|My, don't you look lovely today. Need a bit of drink?|
Do you talk to your plants? And if you do, do they respond? I find myself talking to my plants. I compliment my African violets each time I water them. “My, don’t you look lovely today,” I might say. Or “Well look at you, you finally decided to bloom. You are just so beautiful.” Sometimes I find myself apologizing to the poor dears: “I am so sorry I haven’t watered you lately. You do look a bit limp. Here. Here’s a nice drink for you.” I have to make serious apologies to my ponytail plant because unless it is located in a place where the cats can’t get to it, it suffers from frequent feline snack attacks. Let’s face it. I am not very good with houseplants. I don’t have the time it takes to nurture them adequately, so I don’t have very many, and I have to keep them out of reach for the cats and dog. Even Prince Charles, a well versed horticulturist, in an interview admitted back in 1986 to talking kindly to his plants because "they respond," so I don’t feel quite so odd. (read the article on the science behind talking to plants
|Oh Iris, your color is so perfect, but rain has you looking a|
bit limp. Don't worry, a good shower will do wonders
for your complexion.
|Now, Coriscomia, you are really something. I am so|
glad that I rescued you from that awful garden
center. Now your roots can run wild.
The Science: So do plants really respond to kind voices? The first definitive study done to find out if plants respond to music was done by Dorothy Retallack at Colorado Women’s College in Denver, Colorado. She published her results in her book The Sound of Music and Plants in 1973. Essentially she placed identical plants in three labs under identical conditions: one where music played daily for 3 hours a day and the other extreme where plants listened to music 8 hours a day. In the lab where the plants listened to music for 3 hours a day, they grew strong twice as strong and twice as healthy as the plants in the music free lab. The plants that were exposed to music 8 hours a day died within 2 weeks. In the 3rd lab, no music played. Ratallack also experimented with the type of music. The plants exposed to rock ‘n roll failed to thrive, while the plants listening to more gentle music thrived, and most interestingly, bent toward to source of the music, much like they tend to face the sun. The rock ‘n roll music was of the late ‘60s was pretty tame, as I remember. (I barely survived the years of Guns and Roses and Def Leopard my teenaged daughters played in the ‘80s; I can’t imagine exposing my African violets to such noise—though I was keeping violets then, too).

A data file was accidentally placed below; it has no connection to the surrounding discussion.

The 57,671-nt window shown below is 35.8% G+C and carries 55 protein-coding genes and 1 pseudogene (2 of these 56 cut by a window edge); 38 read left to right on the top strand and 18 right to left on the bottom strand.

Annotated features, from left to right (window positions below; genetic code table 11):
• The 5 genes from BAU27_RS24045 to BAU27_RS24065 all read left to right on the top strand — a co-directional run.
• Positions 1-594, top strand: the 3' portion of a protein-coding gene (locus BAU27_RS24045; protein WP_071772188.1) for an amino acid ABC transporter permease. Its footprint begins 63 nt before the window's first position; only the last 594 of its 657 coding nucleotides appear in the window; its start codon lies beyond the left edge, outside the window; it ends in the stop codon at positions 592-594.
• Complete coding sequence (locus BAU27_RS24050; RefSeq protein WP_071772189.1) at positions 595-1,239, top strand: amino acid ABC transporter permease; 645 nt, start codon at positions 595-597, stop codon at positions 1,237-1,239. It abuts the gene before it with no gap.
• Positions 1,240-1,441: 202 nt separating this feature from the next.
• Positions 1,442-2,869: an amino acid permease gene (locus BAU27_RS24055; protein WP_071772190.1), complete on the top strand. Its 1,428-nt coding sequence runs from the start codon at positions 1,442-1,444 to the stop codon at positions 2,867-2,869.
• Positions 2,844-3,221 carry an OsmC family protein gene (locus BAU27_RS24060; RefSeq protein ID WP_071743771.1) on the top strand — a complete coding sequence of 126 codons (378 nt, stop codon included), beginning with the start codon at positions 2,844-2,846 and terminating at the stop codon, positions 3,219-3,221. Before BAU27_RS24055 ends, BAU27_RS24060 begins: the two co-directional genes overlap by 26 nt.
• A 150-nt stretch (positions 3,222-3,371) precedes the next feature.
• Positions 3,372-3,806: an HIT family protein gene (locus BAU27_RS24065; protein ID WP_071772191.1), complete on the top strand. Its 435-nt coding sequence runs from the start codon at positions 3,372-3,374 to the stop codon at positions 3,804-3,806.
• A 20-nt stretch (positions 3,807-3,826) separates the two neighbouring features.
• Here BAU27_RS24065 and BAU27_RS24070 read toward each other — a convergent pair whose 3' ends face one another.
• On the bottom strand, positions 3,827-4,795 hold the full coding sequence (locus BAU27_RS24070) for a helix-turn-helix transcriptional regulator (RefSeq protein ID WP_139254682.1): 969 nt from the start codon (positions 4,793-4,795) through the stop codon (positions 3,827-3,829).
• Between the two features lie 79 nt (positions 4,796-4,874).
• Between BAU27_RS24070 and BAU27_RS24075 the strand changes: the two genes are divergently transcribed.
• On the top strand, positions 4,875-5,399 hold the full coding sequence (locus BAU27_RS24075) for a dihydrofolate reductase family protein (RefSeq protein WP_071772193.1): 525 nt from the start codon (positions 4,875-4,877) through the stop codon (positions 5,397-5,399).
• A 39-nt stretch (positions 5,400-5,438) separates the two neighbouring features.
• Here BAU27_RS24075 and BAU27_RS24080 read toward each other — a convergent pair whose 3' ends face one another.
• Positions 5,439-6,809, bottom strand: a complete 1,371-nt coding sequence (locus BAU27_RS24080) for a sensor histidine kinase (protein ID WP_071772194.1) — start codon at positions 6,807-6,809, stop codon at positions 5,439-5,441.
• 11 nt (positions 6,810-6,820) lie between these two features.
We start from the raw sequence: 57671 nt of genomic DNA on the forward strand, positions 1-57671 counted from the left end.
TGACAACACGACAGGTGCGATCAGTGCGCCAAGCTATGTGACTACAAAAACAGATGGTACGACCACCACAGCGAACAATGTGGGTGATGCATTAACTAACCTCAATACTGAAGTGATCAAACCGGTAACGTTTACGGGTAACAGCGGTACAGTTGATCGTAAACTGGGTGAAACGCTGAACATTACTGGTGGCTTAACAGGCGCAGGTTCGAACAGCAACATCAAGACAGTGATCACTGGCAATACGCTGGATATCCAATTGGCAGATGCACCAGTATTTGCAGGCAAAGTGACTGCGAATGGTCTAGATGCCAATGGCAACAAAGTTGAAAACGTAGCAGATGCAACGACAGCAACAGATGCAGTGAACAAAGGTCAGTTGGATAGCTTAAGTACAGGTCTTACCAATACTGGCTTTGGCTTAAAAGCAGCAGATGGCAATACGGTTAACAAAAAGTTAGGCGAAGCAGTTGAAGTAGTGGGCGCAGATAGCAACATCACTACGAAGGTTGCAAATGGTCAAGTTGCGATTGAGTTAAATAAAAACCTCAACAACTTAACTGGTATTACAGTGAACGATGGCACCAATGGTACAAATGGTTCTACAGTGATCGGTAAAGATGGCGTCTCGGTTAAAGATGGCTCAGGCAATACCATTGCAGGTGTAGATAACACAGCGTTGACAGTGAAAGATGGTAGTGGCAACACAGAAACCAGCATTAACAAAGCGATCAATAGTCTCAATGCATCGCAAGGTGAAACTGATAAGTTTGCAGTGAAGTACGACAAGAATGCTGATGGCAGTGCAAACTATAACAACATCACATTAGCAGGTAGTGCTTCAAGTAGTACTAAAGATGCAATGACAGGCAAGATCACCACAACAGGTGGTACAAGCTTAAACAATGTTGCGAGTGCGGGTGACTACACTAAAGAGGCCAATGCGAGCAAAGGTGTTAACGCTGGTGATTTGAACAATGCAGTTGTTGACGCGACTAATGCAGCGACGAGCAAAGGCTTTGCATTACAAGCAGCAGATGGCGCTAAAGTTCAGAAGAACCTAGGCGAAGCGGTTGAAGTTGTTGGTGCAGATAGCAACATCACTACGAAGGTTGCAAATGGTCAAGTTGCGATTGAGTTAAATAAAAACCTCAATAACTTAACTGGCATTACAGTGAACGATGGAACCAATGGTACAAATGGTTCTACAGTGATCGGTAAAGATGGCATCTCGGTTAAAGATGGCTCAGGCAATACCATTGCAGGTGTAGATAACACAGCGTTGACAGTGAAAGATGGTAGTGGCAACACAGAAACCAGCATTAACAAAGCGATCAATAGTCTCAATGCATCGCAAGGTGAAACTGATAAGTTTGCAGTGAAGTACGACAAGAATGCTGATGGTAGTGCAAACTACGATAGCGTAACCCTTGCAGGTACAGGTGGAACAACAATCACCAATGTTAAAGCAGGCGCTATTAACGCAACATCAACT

|Oh, Icky Nicky, we must re-name you because you are|
gloriously beautiful. Keep smiling, dear.
Thinking about how plants respond to the world around them begs the question: If they respond to a kind voice and soft music, do they feel pain? Logically thinking, they don’t have a brain or a central nervous system, so they shouldn’t feel pain.
As gardeners, we really can’t think about plants suffering when we deadhead, or prune, or mow. Nor can we worry about eating our veggies alive or concern ourselves about their feelings as we steam them in the microwave.
None-the-less, a positive attitude and a kind voice in the garden may not necessarily yield better results, but a kind word never hurts and a good positive attitude always lifts our spirits and if our garden beauties bloom a bit brighter, grow fuller, and out do the neighbors’, so much the better.
Tonight here at the Garden Spot we are under a sever winter storm warming. It started snowing about 7:00 p.m. About 8:00 the power went out. I rounded up the holiday candles, we lit the gas fireplace and waited, and waited, and waited. I thought I could work on the blog, but the lap top battery (an old, weak one) died. So hubby and I talked: politics, (yuck, really), the garden, the weather, the blankity-blank power failure. In an hour and half, the lights came on, but our new oven failed to come back to life. Not good. Weather reports say that we can expect 8-12 inches of snow along with winds, which means that I may not have to work tomorrow. We will just have to see how bad the roads are. We welcome the bad weather after a very mild and dry January because we need the moisture so badly. Well, the week-end is nigh. You all have great one. Say something kind.